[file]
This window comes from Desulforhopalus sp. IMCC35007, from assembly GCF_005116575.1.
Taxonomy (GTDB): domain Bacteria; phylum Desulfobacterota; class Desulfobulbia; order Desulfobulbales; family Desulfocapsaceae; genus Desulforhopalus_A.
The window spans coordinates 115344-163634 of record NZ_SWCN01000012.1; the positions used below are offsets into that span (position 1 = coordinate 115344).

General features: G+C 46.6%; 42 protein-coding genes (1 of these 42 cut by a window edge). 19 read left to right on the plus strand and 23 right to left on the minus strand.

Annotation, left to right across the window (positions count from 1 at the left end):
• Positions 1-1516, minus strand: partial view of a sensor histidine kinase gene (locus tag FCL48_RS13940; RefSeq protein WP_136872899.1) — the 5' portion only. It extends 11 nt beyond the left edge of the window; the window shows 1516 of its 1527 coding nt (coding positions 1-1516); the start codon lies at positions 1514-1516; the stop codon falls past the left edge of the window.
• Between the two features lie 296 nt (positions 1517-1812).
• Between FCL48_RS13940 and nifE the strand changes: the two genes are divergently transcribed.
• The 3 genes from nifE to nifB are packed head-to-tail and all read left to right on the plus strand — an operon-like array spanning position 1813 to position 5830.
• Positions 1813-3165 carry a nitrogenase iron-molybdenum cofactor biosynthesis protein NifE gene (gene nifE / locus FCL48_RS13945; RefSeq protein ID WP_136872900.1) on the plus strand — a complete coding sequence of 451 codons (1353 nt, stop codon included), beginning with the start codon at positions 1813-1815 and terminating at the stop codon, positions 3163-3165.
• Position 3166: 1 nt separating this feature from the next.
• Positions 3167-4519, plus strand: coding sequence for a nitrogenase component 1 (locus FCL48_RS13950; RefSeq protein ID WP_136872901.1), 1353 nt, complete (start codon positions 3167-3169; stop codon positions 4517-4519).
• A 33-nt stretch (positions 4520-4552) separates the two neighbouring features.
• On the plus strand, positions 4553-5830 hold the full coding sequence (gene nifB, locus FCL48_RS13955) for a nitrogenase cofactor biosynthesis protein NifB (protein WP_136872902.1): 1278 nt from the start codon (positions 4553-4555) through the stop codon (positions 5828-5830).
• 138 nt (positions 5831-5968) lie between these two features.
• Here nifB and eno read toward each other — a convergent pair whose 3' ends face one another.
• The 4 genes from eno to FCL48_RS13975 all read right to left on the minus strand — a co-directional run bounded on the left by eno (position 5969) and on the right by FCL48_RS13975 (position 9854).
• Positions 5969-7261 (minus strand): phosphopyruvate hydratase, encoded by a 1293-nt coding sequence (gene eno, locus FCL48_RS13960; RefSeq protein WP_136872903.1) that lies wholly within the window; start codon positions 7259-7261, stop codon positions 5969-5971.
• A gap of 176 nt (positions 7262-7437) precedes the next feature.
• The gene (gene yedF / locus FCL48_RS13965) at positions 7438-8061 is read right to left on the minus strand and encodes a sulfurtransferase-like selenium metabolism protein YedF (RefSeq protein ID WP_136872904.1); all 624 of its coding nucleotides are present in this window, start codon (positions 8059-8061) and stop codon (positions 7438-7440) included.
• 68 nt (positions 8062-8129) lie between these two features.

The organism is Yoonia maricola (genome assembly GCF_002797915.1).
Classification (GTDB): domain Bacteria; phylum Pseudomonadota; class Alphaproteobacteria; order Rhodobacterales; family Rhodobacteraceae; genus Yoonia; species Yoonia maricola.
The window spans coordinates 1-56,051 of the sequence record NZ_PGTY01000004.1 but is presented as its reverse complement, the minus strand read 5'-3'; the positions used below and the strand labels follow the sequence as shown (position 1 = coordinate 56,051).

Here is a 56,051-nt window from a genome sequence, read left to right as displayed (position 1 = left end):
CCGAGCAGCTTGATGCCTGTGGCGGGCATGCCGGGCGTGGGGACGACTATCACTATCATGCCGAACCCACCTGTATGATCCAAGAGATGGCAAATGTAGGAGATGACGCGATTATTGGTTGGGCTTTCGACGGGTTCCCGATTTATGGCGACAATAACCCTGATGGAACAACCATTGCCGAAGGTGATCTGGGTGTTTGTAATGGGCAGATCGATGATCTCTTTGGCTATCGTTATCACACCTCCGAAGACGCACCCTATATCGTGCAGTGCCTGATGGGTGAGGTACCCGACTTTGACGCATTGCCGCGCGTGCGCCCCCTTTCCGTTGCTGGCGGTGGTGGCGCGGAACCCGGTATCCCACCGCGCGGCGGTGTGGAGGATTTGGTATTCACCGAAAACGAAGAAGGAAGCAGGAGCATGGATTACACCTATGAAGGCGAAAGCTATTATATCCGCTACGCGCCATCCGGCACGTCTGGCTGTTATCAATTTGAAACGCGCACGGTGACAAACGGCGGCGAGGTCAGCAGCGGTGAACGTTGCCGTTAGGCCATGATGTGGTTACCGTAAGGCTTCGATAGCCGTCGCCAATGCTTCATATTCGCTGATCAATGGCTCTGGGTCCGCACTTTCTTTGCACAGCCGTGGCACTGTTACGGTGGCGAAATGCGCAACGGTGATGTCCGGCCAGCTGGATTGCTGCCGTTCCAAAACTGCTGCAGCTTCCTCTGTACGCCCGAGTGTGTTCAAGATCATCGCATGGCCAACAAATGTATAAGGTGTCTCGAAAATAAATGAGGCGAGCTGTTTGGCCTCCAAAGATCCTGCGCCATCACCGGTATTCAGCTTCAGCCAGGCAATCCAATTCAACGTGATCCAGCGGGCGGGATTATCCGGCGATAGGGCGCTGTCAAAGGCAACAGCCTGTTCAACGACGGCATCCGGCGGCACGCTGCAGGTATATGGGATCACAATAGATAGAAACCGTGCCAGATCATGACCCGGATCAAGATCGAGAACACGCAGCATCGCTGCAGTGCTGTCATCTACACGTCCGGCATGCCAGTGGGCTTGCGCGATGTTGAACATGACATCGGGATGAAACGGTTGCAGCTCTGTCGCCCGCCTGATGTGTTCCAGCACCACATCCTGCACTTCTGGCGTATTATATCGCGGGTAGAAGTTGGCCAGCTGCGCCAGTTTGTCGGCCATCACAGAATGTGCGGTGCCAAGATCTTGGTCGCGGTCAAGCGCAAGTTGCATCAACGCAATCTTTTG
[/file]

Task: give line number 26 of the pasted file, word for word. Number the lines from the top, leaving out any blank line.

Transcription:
CCGAGCAGCTTGATGCCTGTGGCGGGCATGCCGGGCGTGGGGACGACTATCACTATCATGCCGAACCCACCTGTATGATCCAAGAGATGGCAAATGTAGGAGATGACGCGATTATTGGTTGGGCTTTCGACGGGTTCCCGATTTATGGCGACAATAACCCTGATGGAACAACCATTGCCGAAGGTGATCTGGGTGTTTGTAATGGGCAGATCGATGATCTCTTTGGCTATCGTTATCACACCTCCGAAGACGCACCCTATATCGTGCAGTGCCTGATGGGTGAGGTACCCGACTTTGACGCATTGCCGCGCGTGCGCCCCCTTTCCGTTGCTGGCGGTGGTGGCGCGGAACCCGGTATCCCACCGCGCGGCGGTGTGGAGGATTTGGTATTCACCGAAAACGAAGAAGGAAGCAGGAGCATGGATTACACCTATGAAGGCGAAAGCTATTATATCCGCTACGCGCCATCCGGCACGTCTGGCTGTTATCAATTTGAAACGCGCACGGTGACAAACGGCGGCGAGGTCAGCAGCGGTGAACGTTGCCGTTAGGCCATGATGTGGTTACCGTAAGGCTTCGATAGCCGTCGCCAATGCTTCATATTCGCTGATCAATGGCTCTGGGTCCGCACTTTCTTTGCACAGCCGTGGCACTGTTACGGTGGCGAAATGCGCAACGGTGATGTCCGGCCAGCTGGATTGCTGCCGTTCCAAAACTGCTGCAGCTTCCTCTGTACGCCCGAGTGTGTTCAAGATCATCGCATGGCCAACAAATGTATAAGGTGTCTCGAAAATAAATGAGGCGAGCTGTTTGGCCTCCAAAGATCCTGCGCCATCACCGGTATTCAGCTTCAGCCAGGCAATCCAATTCAACGTGATCCAGCGGGCGGGATTATCCGGCGATAGGGCGCTGTCAAAGGCAACAGCCTGTTCAACGACGGCATCCGGCGGCACGCTGCAGGTATATGGGATCACAATAGATAGAAACCGTGCCAGATCATGACCCGGATCAAGATCGAGAACACGCAGCATCGCTGCAGTGCTGTCATCTACACGTCCGGCATGCCAGTGGGCTTGCGCGATGTTGAACATGACATCGGGATGAAACGGTTGCAGCTCTGTCGCCCGCCTGATGTGTTCCAGCACCACATCCTGCACTTCTGGCGTATTATATCGCGGGTAGAAGTTGGCCAGCTGCGCCAGTTTGTCGGCCATCACAGAATGTGCGGTGCCAAGATCTTGGTCGCGGTCAAGCGCAAGTTGCATCAACGCAATCTTTTG